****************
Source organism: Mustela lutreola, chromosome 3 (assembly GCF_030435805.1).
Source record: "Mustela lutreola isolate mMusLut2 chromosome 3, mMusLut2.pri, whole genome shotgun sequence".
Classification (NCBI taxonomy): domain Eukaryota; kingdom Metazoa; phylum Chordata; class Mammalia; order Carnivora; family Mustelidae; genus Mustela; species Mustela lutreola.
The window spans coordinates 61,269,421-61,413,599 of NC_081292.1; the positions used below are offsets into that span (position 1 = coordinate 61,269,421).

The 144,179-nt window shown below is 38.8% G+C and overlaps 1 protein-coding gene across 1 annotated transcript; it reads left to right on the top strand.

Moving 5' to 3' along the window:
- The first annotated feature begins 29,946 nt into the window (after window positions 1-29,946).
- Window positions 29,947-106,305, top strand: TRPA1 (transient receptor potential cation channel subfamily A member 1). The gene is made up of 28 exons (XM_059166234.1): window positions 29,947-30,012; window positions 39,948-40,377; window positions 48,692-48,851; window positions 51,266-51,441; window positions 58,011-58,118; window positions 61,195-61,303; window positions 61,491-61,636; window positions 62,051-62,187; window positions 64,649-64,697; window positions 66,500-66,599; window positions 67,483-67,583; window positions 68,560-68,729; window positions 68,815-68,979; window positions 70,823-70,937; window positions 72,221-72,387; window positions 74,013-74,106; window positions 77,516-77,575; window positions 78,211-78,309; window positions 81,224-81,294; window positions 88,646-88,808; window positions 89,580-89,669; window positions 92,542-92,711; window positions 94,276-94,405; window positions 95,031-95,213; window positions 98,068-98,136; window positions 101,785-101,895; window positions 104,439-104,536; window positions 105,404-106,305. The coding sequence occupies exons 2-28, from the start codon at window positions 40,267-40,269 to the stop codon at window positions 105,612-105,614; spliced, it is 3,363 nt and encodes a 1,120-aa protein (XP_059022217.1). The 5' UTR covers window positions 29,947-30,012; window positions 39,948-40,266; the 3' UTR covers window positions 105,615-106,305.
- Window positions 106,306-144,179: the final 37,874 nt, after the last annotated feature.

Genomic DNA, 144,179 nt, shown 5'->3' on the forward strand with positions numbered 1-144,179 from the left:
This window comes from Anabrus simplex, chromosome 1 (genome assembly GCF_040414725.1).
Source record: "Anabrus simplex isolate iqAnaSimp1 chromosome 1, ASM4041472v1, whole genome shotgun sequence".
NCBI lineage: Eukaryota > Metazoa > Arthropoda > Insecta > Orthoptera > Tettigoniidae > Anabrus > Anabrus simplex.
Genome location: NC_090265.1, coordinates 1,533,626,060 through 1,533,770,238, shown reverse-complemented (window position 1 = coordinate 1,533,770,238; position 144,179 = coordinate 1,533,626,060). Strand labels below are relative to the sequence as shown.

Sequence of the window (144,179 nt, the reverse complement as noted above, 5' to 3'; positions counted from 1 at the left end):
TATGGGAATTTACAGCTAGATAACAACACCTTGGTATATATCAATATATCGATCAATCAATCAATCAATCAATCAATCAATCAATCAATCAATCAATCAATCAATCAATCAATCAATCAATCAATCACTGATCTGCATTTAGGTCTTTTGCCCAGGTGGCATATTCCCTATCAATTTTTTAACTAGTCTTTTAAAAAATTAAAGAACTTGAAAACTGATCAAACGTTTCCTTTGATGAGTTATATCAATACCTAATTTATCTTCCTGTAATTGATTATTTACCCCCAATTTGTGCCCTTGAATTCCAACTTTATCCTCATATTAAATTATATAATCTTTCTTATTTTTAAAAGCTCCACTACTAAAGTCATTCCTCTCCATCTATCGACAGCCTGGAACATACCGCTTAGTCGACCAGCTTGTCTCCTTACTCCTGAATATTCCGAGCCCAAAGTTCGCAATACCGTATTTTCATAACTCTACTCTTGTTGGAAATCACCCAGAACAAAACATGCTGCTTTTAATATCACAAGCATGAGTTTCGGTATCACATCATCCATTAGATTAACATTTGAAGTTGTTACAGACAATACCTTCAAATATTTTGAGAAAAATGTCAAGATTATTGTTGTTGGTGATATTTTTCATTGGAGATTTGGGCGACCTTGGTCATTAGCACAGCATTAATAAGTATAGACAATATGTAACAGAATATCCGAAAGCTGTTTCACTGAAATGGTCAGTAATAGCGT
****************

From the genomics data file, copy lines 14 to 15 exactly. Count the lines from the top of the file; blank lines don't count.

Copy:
Genome location: NC_090265.1, coordinates 1,533,626,060 through 1,533,770,238, shown reverse-complemented (window position 1 = coordinate 1,533,770,238; position 144,179 = coordinate 1,533,626,060). Strand labels below are relative to the sequence as shown.

Sequence of the window (144,179 nt, the reverse complement as noted above, 5' to 3'; positions counted from 1 at the left end):